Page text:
Midwives, doulas could benefit births -- but not all women have access
Posted November 16, 2019 1:23 p.m. EST
Updated November 16, 2019 2:32 p.m. EST
CNN — Nandi Hill rushed to Emily Rose's home at the crack of dawn.
The car was packed with Hill's supplies: oxygen tank, hemorrhaging drugs, umbilical cord scissors, stethoscope and blood pressure cuffs, among other tools.
Hill, a licensed and certified professional midwife and founder of Wadada Midwifery Care in Albuquerque, New Mexico, was excited that, on that day in March, the time had come to help Rose bring a baby girl into the world with an at-home water birth.
"On the drive there, I become peaceful and grounded and focused on my job and what I'm there to do -- and that's to make sure everyone's normal and safe," Hill said.
At a healthy 41 weeks pregnant, Rose took deep breaths while sitting in a small pool filled with water in her living room.
She shifted to her hands and knees, moaned and grunted, and then suddenly her baby girl was born. This was Rose's second pregnancy and birth.
As part of the standard midwifery care that Hill provides, she checked on Rose weekly after the birth. Hill asked about Rose's bleeding, which is often experienced after delivery, and asked how Rose was feeling -- was she stressed or sad -- among other questions.
"In that six weeks postpartum, where we lose a lot of women in this country, I'm doing a lot of follow-up care. I'm there at 24 to 36 hours post-birth, after I had left and made sure everyone's stable. I'm there at day three. I'm there at day seven, two weeks, three weeks if need be, four weeks, and six weeks," Hill said.
Now Rose and her baby girl are doing well and thriving, but Hill said that, if she could wave a magic wand, she would wish for all women in the United States to receive that same level of postpartum care that she provided Rose's family.
"That's my magic wand, that everyone gets the access to midwifery care. That everyone has the six-week follow-up care," she said.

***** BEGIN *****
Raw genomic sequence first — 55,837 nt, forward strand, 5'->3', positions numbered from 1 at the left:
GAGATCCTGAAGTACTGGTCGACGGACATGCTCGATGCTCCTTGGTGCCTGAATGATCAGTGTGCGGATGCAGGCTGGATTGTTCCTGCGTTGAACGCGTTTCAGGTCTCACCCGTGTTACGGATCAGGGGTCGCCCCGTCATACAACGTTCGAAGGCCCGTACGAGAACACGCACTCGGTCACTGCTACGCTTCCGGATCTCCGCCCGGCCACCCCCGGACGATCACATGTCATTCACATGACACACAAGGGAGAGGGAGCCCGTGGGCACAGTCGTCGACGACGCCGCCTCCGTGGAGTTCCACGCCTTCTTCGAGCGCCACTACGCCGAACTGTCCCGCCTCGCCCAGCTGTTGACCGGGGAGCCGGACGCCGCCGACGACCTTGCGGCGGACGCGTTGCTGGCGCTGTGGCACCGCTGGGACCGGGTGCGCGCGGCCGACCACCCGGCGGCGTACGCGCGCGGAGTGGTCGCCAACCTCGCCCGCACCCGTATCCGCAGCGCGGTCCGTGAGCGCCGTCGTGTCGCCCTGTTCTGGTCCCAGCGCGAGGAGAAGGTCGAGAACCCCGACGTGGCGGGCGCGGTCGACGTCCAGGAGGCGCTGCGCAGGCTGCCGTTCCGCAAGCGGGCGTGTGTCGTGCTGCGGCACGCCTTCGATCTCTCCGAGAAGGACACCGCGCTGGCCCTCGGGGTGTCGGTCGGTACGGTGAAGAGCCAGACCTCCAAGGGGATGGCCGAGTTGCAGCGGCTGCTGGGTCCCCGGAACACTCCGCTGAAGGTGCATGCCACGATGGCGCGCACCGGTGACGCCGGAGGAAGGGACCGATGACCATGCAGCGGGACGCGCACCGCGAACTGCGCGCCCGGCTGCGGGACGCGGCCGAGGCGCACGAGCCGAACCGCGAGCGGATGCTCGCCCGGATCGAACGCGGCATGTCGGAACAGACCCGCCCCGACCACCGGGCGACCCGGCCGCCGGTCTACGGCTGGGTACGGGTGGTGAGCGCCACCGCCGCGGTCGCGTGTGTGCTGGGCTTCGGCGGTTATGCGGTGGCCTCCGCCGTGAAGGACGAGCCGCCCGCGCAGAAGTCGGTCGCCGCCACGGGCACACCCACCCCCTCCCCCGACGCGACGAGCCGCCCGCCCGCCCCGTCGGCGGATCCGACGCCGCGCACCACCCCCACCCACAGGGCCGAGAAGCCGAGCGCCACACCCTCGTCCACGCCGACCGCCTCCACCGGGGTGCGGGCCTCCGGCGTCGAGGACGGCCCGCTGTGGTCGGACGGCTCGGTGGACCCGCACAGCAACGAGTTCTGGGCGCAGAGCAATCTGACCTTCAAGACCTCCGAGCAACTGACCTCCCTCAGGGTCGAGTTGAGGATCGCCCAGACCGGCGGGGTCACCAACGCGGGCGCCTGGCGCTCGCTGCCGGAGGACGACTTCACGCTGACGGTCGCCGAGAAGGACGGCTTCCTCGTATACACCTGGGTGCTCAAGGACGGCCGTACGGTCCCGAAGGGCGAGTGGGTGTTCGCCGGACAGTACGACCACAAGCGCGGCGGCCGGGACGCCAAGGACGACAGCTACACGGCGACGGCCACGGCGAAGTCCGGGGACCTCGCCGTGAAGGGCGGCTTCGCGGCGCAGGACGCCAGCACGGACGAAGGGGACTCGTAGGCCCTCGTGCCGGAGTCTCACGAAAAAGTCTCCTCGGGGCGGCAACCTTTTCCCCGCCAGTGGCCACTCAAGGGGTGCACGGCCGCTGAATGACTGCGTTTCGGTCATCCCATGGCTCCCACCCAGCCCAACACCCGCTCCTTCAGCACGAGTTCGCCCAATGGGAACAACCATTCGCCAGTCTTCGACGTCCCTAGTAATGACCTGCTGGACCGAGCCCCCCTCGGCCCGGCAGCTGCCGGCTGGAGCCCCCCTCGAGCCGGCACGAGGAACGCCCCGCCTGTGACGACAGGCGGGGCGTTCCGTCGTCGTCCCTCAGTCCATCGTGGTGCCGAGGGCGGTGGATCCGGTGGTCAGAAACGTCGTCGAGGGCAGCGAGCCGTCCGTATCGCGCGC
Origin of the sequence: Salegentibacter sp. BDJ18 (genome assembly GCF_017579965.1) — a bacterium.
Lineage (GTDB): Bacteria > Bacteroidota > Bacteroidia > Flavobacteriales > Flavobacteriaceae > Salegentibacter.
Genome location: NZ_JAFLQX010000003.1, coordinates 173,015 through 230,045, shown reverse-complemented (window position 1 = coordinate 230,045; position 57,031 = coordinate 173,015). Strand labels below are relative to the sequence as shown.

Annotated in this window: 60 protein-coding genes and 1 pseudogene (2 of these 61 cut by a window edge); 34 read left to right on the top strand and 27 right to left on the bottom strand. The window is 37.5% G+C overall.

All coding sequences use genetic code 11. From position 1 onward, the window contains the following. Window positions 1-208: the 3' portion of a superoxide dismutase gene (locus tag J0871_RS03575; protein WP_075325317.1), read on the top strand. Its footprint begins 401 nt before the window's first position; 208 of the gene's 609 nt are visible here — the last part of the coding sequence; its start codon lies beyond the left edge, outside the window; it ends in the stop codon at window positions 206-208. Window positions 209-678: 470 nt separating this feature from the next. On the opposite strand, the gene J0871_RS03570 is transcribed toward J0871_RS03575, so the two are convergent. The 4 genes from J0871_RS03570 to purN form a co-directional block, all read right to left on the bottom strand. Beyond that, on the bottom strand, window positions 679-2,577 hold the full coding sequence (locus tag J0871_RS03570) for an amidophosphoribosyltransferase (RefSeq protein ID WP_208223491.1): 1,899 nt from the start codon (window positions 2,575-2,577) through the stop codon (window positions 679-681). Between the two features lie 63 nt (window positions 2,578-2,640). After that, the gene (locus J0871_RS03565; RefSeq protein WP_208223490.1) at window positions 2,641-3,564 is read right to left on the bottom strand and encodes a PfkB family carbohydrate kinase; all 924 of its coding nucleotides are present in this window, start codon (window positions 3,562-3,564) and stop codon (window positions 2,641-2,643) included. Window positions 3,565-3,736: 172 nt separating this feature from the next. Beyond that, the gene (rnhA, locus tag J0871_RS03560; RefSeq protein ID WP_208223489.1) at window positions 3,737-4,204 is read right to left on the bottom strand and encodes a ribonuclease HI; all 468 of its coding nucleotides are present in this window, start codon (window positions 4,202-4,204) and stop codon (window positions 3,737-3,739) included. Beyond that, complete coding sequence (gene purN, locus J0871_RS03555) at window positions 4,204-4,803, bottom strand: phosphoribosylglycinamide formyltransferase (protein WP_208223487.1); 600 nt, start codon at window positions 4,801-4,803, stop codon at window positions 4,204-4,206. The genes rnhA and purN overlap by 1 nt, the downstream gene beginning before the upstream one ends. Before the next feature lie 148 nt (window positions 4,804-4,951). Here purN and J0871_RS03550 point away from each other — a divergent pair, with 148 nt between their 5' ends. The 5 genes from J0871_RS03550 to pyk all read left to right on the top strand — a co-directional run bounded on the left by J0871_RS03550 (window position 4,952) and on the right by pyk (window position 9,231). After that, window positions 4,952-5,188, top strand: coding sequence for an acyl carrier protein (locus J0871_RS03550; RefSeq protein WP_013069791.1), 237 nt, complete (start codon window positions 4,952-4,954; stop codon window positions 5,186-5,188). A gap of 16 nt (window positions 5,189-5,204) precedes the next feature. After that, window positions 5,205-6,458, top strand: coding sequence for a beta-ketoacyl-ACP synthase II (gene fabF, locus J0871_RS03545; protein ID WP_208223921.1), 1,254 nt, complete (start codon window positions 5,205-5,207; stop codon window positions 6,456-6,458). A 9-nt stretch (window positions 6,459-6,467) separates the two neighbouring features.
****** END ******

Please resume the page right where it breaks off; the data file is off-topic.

A growing body of research suggests that services and support from either midwives or labor assistants, also known as doulas, come with health benefits for both the mother and baby, regardless of whether the delivery occurs in a hospital, birthing center or home. But differing state laws on how certain midwives are recognized and what insurance can cover, mean many women don't have access to that type of care.
The states that integrate midwives into care
Midwives are not medical doctors and there are services they are unable to provide -- such as blood transfusions or cesarean sections. An obstetrician would step in when that type of care is needed.
There are several types of midwives, but only one has been federally recognized in the United States as a provider of support and care: the certified nurse-midwife. Nationally, nurse midwife services are listed as among the "mandatory benefits" that states are required to provide through Medicaid under federal law.
Certified nurse-midwives, who provide support from the prenatal period through the postpartum period, are registered nurses and trained to work as midwives in a variety of settings, including hospitals and birthing centers. Nurse-midwives have been practicing in the United States since the 1920s. In some states, they can even legally write prescriptions.
Other types of midwifery care, such as those provided by a certified professional midwife, are regulated by state and have different types of training. These midwives also have limitations on what they can do -- for instance they don't have the same prescriptive authority as certified nurse-midwives, they aren't licensed in all states and they aren't covered by Medicaid in all states.
New Mexico has allocated Medicaid funds to include licensed midwives to provide services in the state, Hill said, but that is not the case in Illinois, where she is originally from.
"Every state is very different and because we're not federally recognized, I can't move to Illinois and set up shop legally and do the work," she said, because her credentials are not recognized there. "It's a felony for me to practice medicine there."
Then even in states where Hill could be able to practice legally, she added that there are differences in out-of-pocket costs. In New Mexico, "if you pay out of pocket in my care, it's $2,800 to $4,000. If you go to somewhere like New York state, it can be up to $10,000, $12,000," she said.
The "big buzz" among moms-to-be in New Mexico has been that midwife services are covered by Medicaid, said Nicolle Gonzales, a certified nurse-midwife in San Ildefonso Pueblo, New Mexico and founder of the nonprofit Changing Women Initiative.
Medicaid covers birth, postpartum, all the prenatal visits for a reimbursement of about $1,500, Gonzales said.
"But with a private pay, like Blue Cross Blue Shield or United Health Care Presbyterian, a midwife practice might get maybe anywhere from $3,000 to $5,000. Five thousand at the most, which is rare," she said, and reimbursements vary based on the types of credentials a provider has.